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The Spectator

Seattle University's student newspaper since 1933

The Spectator

Seattle University's student newspaper since 1933

The Spectator

An Exhibit so Powerful it Brings “Tears” to Eyes

    Volunteer Photographer Narra Jac
    Narra Jackson • Volunteer Photographer

    Bachelor of Fine Arts in photography students have concluded their time at Seattle U with an intimate exhibit that showcases each student-artist’s individuality, ambition and talent.

    “It is their last big obligation at SU for their degree, they work the whole year, and most of them started even earlier than that,” said Claire Garoutte, the exhibit’s curator and the head of the photography department at Seattle U. “This is the first step towards their career, professional experience, completing a professional portfolio, putting it on the wall, and having
    an exhibition.”

    Narra Jackson • Volunteer Photographer
    Narra Jackson • Volunteer Photographer

    The 2016 BFA Photography show is open now until the end of the school year.

    Students have complete creative control about the conceptual message each student would like to express through their work.

    It is an absolutely stunning exhibition. It is simplistic and set up elegantly. The empty space separating each body of work allows the viewer to experience each piece with no distractions.

    The subjects captured range widely from piece to piece. The student’s chosen subjects are intimate and touch on things like memory loss, body insecurities, beauty in the abstract, death, mental illness and the polarity of parent-child relationships.

    Shelby Young is a senior photography student whose body of work is a beautiful compilation that gives audiences a raw way to understand different women with infinitely different body types and universal human insecurities. She wanted to start a conversation about the ways people communicate and are affected by their friends, families’ and peers’ words in relation to the human body.

    Young has battled with body issues, and felt judged by her family. A lot of this judgment is unintentional, but that is precisely why she feels it is so important to start the conversation in the first place.

    “First, I wanted to do a self-portrait, because all my life I’ve had a lot of insecurities and fears and I wanted to confront those things. Then I decided that I wanted to make a connection with others, get insight from other people outside of myself,” Young said. “I asked a lot about the things that influence the way people feel about their bodies, and I know media plays a huge role but I think it goes a lot deeper than that. Many of these body feelings come from the people that are closest to you and that are supposed to love you no matter.”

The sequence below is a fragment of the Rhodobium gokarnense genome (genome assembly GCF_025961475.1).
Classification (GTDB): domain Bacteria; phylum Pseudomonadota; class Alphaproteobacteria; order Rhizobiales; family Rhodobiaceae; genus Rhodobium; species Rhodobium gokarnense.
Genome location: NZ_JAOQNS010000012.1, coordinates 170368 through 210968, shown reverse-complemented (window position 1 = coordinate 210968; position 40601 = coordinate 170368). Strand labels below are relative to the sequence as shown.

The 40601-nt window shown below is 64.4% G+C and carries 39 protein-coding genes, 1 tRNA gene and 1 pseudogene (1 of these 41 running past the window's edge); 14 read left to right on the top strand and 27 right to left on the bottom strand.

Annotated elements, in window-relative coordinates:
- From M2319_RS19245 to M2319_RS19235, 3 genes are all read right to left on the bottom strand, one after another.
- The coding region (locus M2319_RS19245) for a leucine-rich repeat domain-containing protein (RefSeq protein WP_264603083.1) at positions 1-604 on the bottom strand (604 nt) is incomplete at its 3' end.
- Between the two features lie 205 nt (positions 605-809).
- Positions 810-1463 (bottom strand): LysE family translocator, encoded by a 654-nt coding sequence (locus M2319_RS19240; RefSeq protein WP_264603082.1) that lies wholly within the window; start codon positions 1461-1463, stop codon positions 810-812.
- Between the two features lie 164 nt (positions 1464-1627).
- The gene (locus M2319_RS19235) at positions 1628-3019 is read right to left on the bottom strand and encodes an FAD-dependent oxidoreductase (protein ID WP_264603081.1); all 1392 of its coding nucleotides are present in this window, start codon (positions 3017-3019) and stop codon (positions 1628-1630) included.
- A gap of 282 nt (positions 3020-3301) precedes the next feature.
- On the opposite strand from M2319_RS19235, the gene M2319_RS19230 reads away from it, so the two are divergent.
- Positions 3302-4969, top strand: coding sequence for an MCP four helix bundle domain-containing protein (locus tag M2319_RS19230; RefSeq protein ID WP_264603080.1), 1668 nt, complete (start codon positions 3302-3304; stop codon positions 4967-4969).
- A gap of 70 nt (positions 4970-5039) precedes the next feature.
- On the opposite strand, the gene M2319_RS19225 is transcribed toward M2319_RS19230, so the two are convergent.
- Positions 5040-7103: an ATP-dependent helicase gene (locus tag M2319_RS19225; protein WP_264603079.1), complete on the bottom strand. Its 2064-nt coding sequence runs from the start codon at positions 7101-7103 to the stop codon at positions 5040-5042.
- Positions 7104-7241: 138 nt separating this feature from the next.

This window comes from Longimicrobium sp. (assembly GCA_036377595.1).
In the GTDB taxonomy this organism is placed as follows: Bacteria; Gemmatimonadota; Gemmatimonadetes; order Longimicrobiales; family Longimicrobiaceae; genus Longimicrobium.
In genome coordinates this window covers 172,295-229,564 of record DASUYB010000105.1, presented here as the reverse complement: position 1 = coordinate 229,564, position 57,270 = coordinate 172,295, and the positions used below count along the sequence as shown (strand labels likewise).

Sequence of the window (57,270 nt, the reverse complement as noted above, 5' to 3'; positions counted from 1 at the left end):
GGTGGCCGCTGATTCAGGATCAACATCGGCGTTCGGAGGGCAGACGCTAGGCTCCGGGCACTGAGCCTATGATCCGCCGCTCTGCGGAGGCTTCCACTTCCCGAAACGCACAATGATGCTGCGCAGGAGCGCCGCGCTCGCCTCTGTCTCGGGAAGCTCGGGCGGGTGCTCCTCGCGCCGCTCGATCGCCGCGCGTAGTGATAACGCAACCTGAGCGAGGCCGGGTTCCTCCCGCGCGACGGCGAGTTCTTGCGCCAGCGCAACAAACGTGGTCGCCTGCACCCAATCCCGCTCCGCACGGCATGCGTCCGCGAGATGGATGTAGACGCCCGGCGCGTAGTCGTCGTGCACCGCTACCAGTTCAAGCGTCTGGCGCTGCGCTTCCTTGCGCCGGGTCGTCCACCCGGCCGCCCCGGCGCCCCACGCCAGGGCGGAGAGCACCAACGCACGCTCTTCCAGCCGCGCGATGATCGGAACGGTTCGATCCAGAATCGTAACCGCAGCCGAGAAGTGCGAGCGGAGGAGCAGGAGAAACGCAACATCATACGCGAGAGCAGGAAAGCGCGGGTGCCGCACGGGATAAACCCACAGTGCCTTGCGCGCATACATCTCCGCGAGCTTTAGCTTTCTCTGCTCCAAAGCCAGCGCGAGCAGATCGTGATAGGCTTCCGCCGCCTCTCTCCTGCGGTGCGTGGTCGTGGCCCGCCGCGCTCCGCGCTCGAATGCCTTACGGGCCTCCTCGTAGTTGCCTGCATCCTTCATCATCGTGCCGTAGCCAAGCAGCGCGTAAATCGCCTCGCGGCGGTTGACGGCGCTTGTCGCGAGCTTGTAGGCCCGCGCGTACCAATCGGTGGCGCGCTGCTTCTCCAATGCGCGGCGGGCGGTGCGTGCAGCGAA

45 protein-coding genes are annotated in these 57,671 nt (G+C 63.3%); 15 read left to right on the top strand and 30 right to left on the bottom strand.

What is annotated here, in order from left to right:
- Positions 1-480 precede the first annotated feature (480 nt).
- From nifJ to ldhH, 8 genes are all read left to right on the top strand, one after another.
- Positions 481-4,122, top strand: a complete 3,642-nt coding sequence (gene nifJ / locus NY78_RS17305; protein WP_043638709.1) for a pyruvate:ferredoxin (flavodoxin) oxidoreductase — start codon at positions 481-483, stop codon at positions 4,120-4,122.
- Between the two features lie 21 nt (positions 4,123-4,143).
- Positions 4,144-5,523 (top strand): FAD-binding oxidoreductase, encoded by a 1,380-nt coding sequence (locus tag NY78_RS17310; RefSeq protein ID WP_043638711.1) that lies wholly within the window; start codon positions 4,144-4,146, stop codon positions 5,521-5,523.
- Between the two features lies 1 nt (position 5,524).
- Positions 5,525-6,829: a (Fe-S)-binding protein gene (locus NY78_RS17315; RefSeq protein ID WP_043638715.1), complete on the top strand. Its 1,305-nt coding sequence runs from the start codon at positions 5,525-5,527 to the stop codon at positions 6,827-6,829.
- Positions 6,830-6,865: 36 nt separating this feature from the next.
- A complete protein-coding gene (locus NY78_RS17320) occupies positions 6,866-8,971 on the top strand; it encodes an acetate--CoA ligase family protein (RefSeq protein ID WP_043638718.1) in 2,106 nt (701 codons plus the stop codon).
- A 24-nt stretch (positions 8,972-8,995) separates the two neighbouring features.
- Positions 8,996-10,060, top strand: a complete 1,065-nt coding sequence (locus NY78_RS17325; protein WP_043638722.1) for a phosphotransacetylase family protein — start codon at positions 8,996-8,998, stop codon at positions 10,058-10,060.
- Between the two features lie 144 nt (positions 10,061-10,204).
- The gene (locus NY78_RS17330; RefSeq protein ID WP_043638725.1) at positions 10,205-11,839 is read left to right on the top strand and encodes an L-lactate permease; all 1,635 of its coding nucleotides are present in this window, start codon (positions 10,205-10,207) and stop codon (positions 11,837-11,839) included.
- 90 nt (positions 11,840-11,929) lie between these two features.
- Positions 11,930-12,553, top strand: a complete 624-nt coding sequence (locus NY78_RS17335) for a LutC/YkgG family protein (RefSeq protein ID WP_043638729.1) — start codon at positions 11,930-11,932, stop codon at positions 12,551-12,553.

Young shoots her subjects in nature, and she spoke of the connection between the way we view our bodies versus the way we view nature.

    “We tend to think of nature as beautiful because it has so much diversity, but why is that not the same relationship we have with our bodies? Instead of trying to make our bodies the subject of what others and the media tells us is beautiful, we should love the differences that we [have],” Young said.

    She shot primarily at parks in Seattle; Discovery Park and Seward Park make frequent appearances in her work.

    Even though the fall and winter months are especially chilly, Young feels that they provide ideal conditions for photography, given that there are less people walking around and the overcast weather helps create perfect exposures. Her attention to detail definitely shows in her work—each image is breathtaking.

    Another artist, Jay Gould, also attracted viewer attention. His images have a film-like feel that made his body of work appealing to Naomi Kasumi, a digital design professor at Seattle U.
    “Since digital, black and white photography seems more tangible. It holds onto classical components of photography that are lost so much today,” Kasumi said of Gould’s work. “I have an appreciation for the ‘once upon a time’ era of photography. I think I am most drawn to the authenticity of black and white photos and to the teeny tiny details that allow ordinary objects to become so different.”

    Overall, this is a stunning exhibition. It was a body of work so impactful that it brought tears to my eyes.

    The exhibit, which is on display in the Vachon Gallery in the Fine Arts Building, will be open until June 14.

    The editor may be reached at [email protected]

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